Installing Python modules

You can install additional Python libraries on Flux into your own Python library directory (or directories). In addition to installing into library directories, you can also create Python virtual environments that can make managing libraries easier. Information on installing and using virtual environments appears after this section on installing Python libraries.

Much of the value of Python is in its extensibility by using libraries. Most libraries give the option to install into a non-system directory, so you can create and maintain a library collection of your own. This example will use SymPy as the module to install, and we’ll use the directory ${HOME}/pythonlibs

The first step is to download the source code for the module that you want. In this case, the SymPy web site is

and from there, we follow links to the Downloads page and find the URL to download the source, which can be done from a Flux login node with the wget program.

$ wget

Once the source is downloaded, it needs to be expanded. Most of the time, a directory will be created that is the filename minus the .tar.gz. In this case, it is sympy-0.7.5, and you need to be in that directory to build the source code. We also need to create the target directory.

$ tar xzvf sympy-0.7.5.tar.gz
$ cd sympy-0.7.5
$ mkdir ${HOME}/pythonlibs

Most Python libraries will come with a file that is used to configure, build, and install the library. Some help can be got from

$ python --help
$ python build --help
$ python install --help

The SymPy build and install is straightforward, so the only option you really need to worry about is the --prefix= option, which tells it where to install the library.

$ python build
$ python install --prefix=${HOME}/pythonlibs

Once SymPy is installed, Python needs to be made aware of its existence. This is done by exporting an environment variable containing the library directory prior to starting Python.

$ export PYTHONUSERBASE=${HOME}/pythonlibs/lib/python2.7/site-packages

Finally, we want to test it. You want to be in a directory other than the one in which you built the library to test it.

$ cd
$ python
>>> import sympy
>>> x = sympy.symbols('x')
>>> sympy.diff(x**2/2, x)

Note that you will need to export the PYTHONUSERBASE variable prior to running Python the first time in each login session.

Using the Python virtual environment

In addition to installing Python libraries in separate directories, you can set up a ‘virtual environment’. A virtual environment is a local directory that acts as if it were the main Python installation. The virtual environment creates a new directory, which will contain a setup file that needs to be sourced to make the virtual environment active. Once the virtual environment is active, its copy of the python executable will be at the front of the path.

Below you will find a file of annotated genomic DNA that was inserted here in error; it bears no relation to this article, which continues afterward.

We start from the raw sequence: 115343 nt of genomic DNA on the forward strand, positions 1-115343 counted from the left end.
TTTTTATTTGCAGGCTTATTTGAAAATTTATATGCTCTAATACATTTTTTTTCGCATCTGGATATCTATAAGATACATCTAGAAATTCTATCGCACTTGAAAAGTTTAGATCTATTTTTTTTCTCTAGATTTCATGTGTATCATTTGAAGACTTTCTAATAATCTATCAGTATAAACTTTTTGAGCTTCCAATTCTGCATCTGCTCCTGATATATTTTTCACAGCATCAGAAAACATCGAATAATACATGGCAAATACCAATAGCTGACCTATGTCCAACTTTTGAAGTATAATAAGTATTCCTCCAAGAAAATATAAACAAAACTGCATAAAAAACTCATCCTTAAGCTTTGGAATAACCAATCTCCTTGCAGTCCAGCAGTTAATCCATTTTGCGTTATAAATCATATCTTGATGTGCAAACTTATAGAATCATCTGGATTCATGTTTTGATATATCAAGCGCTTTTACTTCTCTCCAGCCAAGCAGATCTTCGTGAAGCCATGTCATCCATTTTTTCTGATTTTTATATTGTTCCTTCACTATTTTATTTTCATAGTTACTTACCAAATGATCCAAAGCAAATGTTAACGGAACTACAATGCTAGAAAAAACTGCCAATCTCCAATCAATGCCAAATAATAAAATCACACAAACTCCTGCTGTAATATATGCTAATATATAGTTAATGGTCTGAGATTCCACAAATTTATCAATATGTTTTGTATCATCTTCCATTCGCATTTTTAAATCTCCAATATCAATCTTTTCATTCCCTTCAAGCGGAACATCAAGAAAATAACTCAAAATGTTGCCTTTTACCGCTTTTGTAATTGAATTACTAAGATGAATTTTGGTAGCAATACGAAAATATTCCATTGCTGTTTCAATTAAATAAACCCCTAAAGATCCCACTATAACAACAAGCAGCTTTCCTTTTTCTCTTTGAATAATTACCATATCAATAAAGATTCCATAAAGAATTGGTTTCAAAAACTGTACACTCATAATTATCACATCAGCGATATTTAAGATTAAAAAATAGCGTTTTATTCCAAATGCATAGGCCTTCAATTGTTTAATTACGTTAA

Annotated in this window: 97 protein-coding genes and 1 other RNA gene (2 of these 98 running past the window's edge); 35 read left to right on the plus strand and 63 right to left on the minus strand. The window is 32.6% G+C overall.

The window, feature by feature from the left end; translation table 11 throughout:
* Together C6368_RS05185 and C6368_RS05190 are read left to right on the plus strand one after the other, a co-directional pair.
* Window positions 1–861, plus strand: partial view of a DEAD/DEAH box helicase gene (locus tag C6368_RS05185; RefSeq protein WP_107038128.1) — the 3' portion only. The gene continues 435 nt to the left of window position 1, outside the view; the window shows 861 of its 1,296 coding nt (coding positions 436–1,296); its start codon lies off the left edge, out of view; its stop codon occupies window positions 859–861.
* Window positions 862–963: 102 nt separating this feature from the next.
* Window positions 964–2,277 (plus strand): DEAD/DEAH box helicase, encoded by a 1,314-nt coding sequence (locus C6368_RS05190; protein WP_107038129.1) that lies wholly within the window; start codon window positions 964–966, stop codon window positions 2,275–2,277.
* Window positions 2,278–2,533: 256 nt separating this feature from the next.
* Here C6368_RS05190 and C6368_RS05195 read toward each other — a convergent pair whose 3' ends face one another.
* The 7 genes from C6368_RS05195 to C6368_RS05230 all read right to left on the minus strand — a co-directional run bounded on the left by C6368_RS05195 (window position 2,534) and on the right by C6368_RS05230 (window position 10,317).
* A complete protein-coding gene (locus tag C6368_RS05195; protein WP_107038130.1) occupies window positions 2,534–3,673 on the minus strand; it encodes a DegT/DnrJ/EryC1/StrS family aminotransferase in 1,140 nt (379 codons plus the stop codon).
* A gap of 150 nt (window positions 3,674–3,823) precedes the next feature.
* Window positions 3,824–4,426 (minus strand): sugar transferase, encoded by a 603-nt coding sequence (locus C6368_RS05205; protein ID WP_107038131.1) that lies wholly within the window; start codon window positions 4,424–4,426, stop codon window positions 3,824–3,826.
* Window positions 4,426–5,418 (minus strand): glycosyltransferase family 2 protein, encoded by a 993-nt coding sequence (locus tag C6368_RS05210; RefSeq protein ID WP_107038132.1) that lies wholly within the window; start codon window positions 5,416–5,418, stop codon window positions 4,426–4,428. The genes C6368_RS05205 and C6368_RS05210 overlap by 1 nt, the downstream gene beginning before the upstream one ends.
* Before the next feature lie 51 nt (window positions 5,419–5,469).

Here is what it would look like to create a virtual environment in the demo directory of your home directory, assuming you want to use the python/2.7.5 module.

$ module load python/2.7.5
$ virtualenv --system-site-packages demo
New python executable in demo/bin/python
Installing setuptools............done.
Installing pip...............done.

Note that we recommend the --system-site-package option, which makes the modules installed with the system available. If for some reason you do not want those, leave that option off. You then need to source the activate script, which will prepend the name of the virtual environment to your prompt.

$ source demo/bin/activate
(demo)$ python
>>> import numpy as np
>>> x = np.array([1,3,5,7])
>>> x
array([1, 3, 5, 7])

This makes it possible to use pip to install additional libraries without having administrative access because pip will install into the virtual environment not into the system environment. Here is an example of installing SymPy.

$ pip install sympy
Downloading/unpacking sympy
  Downloading sympy-0.7.5.tar.gz (6.0MB): 6.0MB downloaded
  Running egg_info for package sympy

Installing collected packages: sympy
  Running install for sympy
    changing mode of build/scripts-2.7/isympy from 644 to 755

    changing mode of /home/bennet/demo/bin/isympy to 755
Successfully installed sympy
Cleaning up...
$ python
>>> from sympy import symbols
>>> x, y = symbols('x y')
>>> expr = x + 2*y
>>> z = 2 * expr
>>> z
2*x + 4*y